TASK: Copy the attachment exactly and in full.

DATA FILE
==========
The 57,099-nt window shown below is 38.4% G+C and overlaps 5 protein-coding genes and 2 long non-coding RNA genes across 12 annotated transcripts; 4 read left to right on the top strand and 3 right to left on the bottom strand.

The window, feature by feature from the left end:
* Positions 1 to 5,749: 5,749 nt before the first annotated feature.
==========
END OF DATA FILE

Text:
The 57,099-nt window shown below is 38.4% G+C and overlaps 5 protein-coding genes and 2 long non-coding RNA genes across 12 annotated transcripts; 4 read left to right on the top strand and 3 right to left on the bottom strand.

The window, feature by feature from the left end:
* Positions 1 to 5,749: 5,749 nt before the first annotated feature.